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Stocks open lower, retail shares slump

U.S. stocks opened lower as several major retailers reported disappointing results coming out of the holiday season and weak producer and consumer price data from China reaffirmed weakened growth amid an ongoing trade war.

The S&P 500 (^GSPC) fell 0.63%, or 16.17 points, as of 9:34 a.m. ET. The Dow (^DJI) declined 0.44%, or 104.83 points, while the Nasdaq (^IXIC) slipped 0.86%, or 59.59 points.

Prior to Thursday’s session, the three major U.S. indices had each posted four consecutive days of gains.

Domestic stocks on Thursday tracked a descent in Asian markets after China’s most recent inflation data missed expectations. China’s December consumer price index, a metric for prices of goods and services, rose just 1.9% over last year, falling short of expectations of an increase of 2.1% and the previous month’s reading of 2.2%. And the producer price index rose 0.9%, falling short of the 1.6% expected by economists and the 2.7% year-over-year increase from November.

These results follow disappointing data from the country’s manufacturing sector, with factory activity contracting in December for the first time since May 2017 as the ongoing trade war between the U.S. and China weighs on producers.

Delegations from the U.S. and China wrapped up three days of mid-level trade meetings on Wednesday, with the discussions lasting a day longer than initially expected. The office of the U.S.  Trade Representative released a brief statement following the conclusion of the meeting, asserting that the meetings touched on the Trump administration’s concerns over “forced technology transfer, intellectual property protection, non-tariff barriers, cyber intrusions and cyber theft of trade secrets for commercial purposes, services, and agriculture” with China.

Federal Reserve speeches

The Federal Reserve will be a main focus for investors on Thursday as Federal Reserve Chairman Jerome Powell and Vice Chairman Richard Clarida are each set to deliver speeches. Powell is set to speak at the Economic Club of Washington, D.C., at 12:45 p.m. ET, where he will be delivering prepared remarks before taking questions. Clarida will later speak at 7 p.m. ET at the Money Marketeers of New York University.

Their remarks follow yesterday’s release of the minutes from the Federal Open Market Committee’s latest meeting in December. These showed that several members did believe the bank should pause on rate hikes to reassess economic conditions, and suggested the central bank is considering market concerns of “the possibilities of a sharper-than-expected slowdown in global economic growth, a more rapid waning of fiscal stimulus, an escalation in trade tensions, a further tightening of financial conditions, or greater-than-anticipated negative effects from the monetary policy tightening to date.”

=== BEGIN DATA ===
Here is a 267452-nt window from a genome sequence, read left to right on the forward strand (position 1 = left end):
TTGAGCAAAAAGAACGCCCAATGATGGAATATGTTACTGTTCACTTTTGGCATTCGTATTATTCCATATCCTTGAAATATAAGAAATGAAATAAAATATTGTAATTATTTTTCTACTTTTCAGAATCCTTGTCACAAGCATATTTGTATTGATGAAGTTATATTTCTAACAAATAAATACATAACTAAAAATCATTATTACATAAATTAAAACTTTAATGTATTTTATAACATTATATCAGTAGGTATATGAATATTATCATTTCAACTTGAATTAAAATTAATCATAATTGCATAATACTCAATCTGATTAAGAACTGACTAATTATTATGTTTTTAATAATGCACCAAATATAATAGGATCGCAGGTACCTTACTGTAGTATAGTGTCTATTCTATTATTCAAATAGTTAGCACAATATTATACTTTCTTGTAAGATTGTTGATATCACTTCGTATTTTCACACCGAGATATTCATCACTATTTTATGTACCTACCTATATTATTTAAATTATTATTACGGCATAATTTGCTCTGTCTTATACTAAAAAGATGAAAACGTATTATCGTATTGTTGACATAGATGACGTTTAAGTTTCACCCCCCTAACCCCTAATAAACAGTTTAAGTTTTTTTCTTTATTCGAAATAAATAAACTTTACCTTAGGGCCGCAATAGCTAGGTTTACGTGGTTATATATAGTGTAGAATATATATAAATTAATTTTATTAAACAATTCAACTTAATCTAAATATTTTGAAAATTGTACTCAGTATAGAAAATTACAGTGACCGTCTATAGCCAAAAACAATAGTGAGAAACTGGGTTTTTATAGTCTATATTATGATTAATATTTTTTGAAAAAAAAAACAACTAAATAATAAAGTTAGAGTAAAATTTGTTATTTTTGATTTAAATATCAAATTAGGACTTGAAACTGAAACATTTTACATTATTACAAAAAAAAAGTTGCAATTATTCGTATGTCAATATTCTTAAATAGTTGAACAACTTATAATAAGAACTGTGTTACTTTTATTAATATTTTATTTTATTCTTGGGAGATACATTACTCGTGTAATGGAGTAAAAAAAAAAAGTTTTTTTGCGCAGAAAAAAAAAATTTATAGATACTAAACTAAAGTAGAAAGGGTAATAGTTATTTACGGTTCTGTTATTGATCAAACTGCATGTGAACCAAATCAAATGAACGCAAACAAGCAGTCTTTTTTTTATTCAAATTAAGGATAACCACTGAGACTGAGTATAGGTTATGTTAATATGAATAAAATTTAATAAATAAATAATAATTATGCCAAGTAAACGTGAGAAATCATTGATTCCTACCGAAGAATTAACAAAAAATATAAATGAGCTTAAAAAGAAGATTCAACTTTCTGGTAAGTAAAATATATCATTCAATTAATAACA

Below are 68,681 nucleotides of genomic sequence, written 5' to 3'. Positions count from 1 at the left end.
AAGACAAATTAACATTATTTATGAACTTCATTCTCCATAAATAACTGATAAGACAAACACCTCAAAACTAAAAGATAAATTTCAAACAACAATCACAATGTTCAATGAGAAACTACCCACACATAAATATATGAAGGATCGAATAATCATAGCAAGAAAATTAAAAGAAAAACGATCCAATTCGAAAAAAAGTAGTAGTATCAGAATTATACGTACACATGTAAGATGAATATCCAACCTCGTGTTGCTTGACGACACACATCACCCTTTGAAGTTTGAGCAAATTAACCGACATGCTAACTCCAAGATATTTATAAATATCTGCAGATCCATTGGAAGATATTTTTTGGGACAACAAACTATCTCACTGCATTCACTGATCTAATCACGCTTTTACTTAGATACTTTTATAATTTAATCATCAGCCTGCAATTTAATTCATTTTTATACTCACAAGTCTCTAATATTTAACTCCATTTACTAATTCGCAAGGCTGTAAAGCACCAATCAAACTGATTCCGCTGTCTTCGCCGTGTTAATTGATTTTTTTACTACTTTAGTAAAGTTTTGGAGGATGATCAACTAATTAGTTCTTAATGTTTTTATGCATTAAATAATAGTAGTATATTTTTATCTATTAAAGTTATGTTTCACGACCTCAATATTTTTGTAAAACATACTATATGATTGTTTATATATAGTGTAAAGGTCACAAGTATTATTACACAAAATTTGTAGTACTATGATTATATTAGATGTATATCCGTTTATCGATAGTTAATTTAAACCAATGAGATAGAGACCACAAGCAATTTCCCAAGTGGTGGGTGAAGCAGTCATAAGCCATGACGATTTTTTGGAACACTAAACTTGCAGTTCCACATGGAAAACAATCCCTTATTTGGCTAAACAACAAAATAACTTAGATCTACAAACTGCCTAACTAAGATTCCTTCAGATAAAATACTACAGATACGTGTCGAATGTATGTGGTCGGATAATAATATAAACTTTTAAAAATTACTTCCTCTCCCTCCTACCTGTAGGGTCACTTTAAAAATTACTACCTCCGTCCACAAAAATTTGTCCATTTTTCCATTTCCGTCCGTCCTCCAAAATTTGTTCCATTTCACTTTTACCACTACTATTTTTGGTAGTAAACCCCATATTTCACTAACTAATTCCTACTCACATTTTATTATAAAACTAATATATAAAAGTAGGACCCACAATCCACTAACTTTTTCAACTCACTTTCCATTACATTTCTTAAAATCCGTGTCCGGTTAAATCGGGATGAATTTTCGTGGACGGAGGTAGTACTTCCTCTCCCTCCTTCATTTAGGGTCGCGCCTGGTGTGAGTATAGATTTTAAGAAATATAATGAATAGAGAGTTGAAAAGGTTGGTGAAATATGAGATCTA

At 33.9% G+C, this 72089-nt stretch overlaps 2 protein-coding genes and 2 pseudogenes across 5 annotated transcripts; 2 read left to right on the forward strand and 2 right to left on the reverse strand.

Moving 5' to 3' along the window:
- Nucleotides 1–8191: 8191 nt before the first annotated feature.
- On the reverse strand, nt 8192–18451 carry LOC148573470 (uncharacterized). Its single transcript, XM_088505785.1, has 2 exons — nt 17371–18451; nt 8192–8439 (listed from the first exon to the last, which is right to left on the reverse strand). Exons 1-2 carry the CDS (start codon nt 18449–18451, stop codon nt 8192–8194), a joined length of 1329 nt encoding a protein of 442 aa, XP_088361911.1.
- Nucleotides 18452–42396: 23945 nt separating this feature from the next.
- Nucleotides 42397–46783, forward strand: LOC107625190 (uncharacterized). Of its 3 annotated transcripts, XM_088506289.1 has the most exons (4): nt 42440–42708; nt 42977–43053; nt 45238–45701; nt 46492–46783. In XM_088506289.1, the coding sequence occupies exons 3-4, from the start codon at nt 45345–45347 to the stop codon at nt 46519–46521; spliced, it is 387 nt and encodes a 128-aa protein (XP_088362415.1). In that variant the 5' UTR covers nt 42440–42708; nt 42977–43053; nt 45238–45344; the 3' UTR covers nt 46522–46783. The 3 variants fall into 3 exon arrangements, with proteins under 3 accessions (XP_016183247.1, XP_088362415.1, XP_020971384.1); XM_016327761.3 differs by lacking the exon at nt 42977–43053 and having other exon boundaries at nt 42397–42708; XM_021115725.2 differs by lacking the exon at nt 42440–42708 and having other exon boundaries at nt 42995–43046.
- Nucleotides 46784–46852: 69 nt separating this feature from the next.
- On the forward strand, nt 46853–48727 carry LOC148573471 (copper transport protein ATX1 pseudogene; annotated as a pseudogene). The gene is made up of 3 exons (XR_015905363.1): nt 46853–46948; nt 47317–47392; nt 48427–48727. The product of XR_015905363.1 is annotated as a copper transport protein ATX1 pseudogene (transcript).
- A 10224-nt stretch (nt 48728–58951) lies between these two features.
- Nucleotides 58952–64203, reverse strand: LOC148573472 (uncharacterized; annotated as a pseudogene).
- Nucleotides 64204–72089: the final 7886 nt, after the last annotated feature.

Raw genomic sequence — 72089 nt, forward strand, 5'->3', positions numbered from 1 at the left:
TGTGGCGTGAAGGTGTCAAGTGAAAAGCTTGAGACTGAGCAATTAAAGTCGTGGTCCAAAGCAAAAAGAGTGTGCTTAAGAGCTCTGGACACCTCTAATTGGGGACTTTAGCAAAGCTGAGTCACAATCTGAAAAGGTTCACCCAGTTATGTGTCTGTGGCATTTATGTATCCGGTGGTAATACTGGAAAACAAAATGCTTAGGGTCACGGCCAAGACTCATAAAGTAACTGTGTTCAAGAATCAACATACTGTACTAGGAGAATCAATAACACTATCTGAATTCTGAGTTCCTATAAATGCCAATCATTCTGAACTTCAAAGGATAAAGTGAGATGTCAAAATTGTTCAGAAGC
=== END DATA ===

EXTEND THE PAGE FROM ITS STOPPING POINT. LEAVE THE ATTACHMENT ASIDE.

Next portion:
“Many participants expressed the view that, especially in an environment of muted inflation pressures, the Committee could afford to be patient about further policy firming,” according to the minutes.

STOCKS: Retail stocks slide after reporting holiday sales

Shares of retail and department store stocks took a beating after the companies reported sales results for November and December. The results painted a mostly dim picture of retail health coming out of the holiday season. The S&P 500 Retail ETF (XRT) declined 3.16% as of 9:45 a.m. ET.

Kohl’s Corp. (KSS) reported holiday sales growth of just 1.2% for November and December. This was considerably weaker than the department store’s comparable sales growth of 6.9% for the same period last year. The company also raised the lower end of its full-year earnings per share guidance and now expects a band of $5.50 to $5.55 per share from $5.35 to $5.55 per share previously. Shares of Kohl’s declined 9.57% to $63.21 each as of 9:19 a.m. ET.

Macy’s (M) reported owned comparative sales growth of 0.7%, and owned plus licensed comparable sales growth of 1.1% for the November and December shopping season. However, the department store cut its full-year 2018 EPS guidance to $3.95 to $4.00 per share, from $4.10 to $4.30 per share previously. The company said it will “continue to take the necessary steps in January to ensure a clean inventory position as we enter fiscal 2019.” Shares of Macy’s slid 17.88% to $26.08 each as of 9:20 a.m. ET.

L Brands (LB), the parent company for brands including Victoria’s Secret, reportedflat comparable sales for the five weeks ending January 5 versus the five weeks ending January 6, 2018, missing consensus expectations calling for an increase of 3.4% for the period. Victoria’s Secret December comparable sales fell 6%, a sharper decline than the 1% decrease expected. The company raised its guidance for adjusted fourth-quarter EPS to the higher end of its previous guidance $1.90 to $2.10, which does not include a preliminary estimated pretax charge, principally non-cash, relating to its sale of La Senza of about $80 million, or 15 cents per share. Shares of L Brands fell 7.75% to $26.05 each as of 9:20 a.m. ET.

Target (TGT) reported its comparable store sales grew 5.7% for the combined November and December holiday season as traffic, comparative digital sales and average ticket each rose. The company reaffirmed its full-year forecast of earnings per share between $5.30 to $5.50. Consensus expectations are for full-year EPS of $5.45, according to Bloomberg data. While Target reported relatively strong comparable store sales growth for the holiday season, its shares reversed gains from early trading amid weak results from peer retailers. Shares of Target slipped 2.7% to $68.40 each as of 9:20 a.m. ET.

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